In January, the Brazilian photographer Claudia Andujar travelled to Paris with the Yanomami shaman and tribal leader Davi Kopenawa to inaugurate her career retrospective Claudia Andujar: the Yanomami Struggle at the Fondation Cartier pour l'art Contemporain. The exhibition comprised more than 300 archival photographs she captured in the five decades she spent photographing the indigenous Yanomami tribes, an ancient linguistic civilisation who reside in a remote but demarcated 93,000 sq. km region of the Amazon rainforest along the Venezuelan and Brazilian border.
Slated to run until May but since moved online due to the coronavirus (Covid-19) pandemic, the exhibition underscored Andujar’s role as an activist for the Yanomami, for whom the pitfalls of modern society—like disease, deforestation and climate change—are a constant threat. Now, as the pandemic spreads into Yanomami land, Andujar’s work “has become even more urgent”, says Thyago Nogueira, who curated the Fondation Cartier exhibition after closely collaborating with Andujar for around four years.
On 9 April, a 15-year-old Yanomami boy named Alvaney Xirixana became the first Yanomami to die from Covid-19, likely due to contact with illegal workers in the area, as around 20,000 illegal miners and loggers are estimated to operate in the region.
The nearly one million indigenous people who reside in Brazil are perhaps among the most vulnerable to this epidemic. The Yanomami themselves have lived through several deadly viral epidemics since the 1940s, notably the measles and flu. Nogueira says the current pandemic “has the power to completely annihilate the Yanomami civilisation”, which has a population of around 38,000 people. “The Yanomami know how to fight the diseases of the forest but not diseases from the outside, and the public health system provided [in Amazonas and elsewhere] has further collapsed because of coronavirus”, Nogueira says.
As the virus continues to spread in Latin America, with more than 2,500 confirmed deaths in Brazil, Bolsonaro’s government has doubled down on coronavirus denialism. Within the last week, Bolsonaro threatened a military takeover in order to end shutdowns and restart the economy despite recommendations from the World Health Organisation (WHO) and other experts, as well as widespread outcries from citizens in Rio de Janeiro and São Paulo; he has not yet addressed the death of Xirixana.
Critics of Bolsonaro have long pointed to his inhumane treatment of the Yanomami as he has proposed reversing a 1993 decree—an order that Andujar and Kopenawa helped to establish—that demarcated Yanomami territory. As recently as February, the president has introduced legislation to legalise mining and commercial farming in the area, effectively displacing them from their Indigenous lands for corporate gain.
Andujar’s photography career has been dedicated to raising awareness of the Yanomami plight as industry and urban development encroach on their territory to not only prevent greedy government takeover but also the spread of disease due to contact with industrialised society.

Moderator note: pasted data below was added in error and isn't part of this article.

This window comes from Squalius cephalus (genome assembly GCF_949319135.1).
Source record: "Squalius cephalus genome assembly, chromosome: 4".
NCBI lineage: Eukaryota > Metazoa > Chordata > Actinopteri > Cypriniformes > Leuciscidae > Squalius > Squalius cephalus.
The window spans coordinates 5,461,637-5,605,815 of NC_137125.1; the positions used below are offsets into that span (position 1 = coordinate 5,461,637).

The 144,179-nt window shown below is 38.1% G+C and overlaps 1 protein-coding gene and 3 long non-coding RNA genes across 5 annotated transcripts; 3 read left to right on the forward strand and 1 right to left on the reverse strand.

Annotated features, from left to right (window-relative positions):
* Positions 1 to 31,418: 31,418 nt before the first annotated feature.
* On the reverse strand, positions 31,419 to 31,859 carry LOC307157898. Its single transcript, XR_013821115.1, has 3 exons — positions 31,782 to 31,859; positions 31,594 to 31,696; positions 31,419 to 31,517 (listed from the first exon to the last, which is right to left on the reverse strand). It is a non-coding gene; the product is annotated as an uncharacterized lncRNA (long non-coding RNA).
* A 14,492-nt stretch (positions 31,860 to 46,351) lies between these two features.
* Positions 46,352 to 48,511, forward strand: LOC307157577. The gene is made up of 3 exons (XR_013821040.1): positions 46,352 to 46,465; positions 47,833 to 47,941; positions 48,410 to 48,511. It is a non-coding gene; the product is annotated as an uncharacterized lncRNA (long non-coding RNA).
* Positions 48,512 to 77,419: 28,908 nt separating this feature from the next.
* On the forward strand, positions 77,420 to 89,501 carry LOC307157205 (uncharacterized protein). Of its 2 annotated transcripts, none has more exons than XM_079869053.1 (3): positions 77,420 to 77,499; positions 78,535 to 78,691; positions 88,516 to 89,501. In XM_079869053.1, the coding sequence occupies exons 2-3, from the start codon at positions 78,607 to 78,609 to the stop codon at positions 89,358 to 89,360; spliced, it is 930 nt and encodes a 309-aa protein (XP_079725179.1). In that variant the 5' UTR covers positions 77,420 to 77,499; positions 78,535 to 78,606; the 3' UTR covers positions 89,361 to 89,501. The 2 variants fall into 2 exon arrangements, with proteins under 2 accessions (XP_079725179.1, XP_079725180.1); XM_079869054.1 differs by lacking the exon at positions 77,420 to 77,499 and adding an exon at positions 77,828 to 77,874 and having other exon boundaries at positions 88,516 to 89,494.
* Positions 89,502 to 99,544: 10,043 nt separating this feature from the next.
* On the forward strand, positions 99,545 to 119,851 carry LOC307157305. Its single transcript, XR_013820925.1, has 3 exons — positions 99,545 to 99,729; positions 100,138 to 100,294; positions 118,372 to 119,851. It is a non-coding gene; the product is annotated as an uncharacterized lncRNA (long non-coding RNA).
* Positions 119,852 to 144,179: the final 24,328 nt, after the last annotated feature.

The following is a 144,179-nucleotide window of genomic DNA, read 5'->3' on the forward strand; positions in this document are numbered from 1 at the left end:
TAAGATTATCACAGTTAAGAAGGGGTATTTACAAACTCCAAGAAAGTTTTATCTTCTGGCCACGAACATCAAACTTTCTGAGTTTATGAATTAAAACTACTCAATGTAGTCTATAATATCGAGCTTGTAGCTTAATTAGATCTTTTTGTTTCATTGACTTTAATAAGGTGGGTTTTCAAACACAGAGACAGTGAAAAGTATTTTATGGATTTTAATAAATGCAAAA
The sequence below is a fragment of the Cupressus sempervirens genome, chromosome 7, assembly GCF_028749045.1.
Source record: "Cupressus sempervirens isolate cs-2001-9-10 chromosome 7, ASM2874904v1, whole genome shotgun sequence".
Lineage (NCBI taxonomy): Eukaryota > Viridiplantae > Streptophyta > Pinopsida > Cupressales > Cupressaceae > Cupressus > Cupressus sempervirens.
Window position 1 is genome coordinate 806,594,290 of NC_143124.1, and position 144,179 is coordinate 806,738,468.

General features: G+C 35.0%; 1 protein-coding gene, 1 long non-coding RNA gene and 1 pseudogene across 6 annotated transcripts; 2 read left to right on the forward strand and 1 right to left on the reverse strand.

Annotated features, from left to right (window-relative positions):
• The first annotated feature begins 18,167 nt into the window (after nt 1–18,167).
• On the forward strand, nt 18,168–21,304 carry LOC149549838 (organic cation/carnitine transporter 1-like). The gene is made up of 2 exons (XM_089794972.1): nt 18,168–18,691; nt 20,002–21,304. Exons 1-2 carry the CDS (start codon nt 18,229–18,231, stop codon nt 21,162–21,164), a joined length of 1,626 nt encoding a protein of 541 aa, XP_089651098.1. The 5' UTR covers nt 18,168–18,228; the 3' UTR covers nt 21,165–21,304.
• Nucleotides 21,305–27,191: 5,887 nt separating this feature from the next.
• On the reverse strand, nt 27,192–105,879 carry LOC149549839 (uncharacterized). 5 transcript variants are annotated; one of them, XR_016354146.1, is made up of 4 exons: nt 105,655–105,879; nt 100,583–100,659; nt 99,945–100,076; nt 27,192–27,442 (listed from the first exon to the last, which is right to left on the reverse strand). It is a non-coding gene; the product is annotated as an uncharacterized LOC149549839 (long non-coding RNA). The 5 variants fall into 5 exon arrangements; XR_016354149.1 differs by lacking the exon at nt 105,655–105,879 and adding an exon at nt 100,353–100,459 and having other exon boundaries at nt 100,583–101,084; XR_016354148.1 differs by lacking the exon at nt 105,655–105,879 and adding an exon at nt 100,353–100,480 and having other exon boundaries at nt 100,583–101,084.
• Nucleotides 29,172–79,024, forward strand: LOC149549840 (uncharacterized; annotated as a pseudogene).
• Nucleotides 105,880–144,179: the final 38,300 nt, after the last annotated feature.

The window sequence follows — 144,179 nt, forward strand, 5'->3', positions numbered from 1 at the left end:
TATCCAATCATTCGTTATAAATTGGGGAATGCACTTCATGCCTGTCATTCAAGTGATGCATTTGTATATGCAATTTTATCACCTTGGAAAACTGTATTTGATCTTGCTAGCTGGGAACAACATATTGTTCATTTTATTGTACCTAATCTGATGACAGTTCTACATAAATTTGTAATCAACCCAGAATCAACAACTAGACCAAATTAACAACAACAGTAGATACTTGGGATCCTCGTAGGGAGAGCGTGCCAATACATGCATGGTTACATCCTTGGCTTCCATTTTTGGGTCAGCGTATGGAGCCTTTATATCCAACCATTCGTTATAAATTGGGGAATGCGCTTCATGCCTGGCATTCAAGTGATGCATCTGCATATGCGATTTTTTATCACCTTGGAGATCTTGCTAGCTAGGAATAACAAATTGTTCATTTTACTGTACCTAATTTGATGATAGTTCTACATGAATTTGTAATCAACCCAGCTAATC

“What she and Kopenawa sought to achieve and accomplished in the 1980s was to fight against the genocide of the Yanomami due to the invasion of diseases that happened once they were integrated with the outside world” around the 1970s, Nogueira says. “The government and the National Indian Foundation, which is meant to support the Yanomami, did not provide—and are not providing—an adequate health care system for them; many of Kopenawa’s descendants themselves died from other epidemics.”
In the case of Xirixana, who was misdiagnosed and discharged several times by local clinics before being admitted to a hospital in critical condition due to coronavirus complications, Nogueira adds: “There are ongoing complicated negotiations between the municipal government and the Yanomami; the government has to bury him with sanitary precautions, but the Yanomami want the body of the young man returned in order to perform the correct funerary rituals. The case just highlights the tribes’ main worry—illegal invasion of the land, where mining is multiplying and there’s no enforcement by the federal government.”
Andujar, who is 88 years old, has been isolated in her home in São Paulo for her own protection since the outbreak, and Kopenawa has returned to Yanomami territory and is unreachable. But the Fondation Cartier has launched a comprehensive digital stand-in for the exhibition, which explores the images Andujar captured—including photographs of some of the first miners and loggers to integrate with the Yanomami in the 1970s and of the Yanomami being vaccinated and treated for diseases newly introduced to their civilisation, which carry an ever-more resonant message during the ongoing pandemic. Other parts of the exhibition explore previously undocumented aspects of the Yanomami like their complex cosmology, shamanic rituals and beliefs on the afterlife.
In the future, Andujar’s archive of more than 25,000 images of the Yanomami will be the most comprehensive record of how the tribes lived as their world became entangled in the ills of colonisation and capitalism, and as their lands became hotspots for rampant political corruption and lethal disease. In a previous interview with The Art Newspaper, Nogueira, who is the head of the contemporary photography department at Instituto Moreira Salles in São Paulo, confirmed that there are plans to digitise Andujar’s archive in order to preserve it for future generations.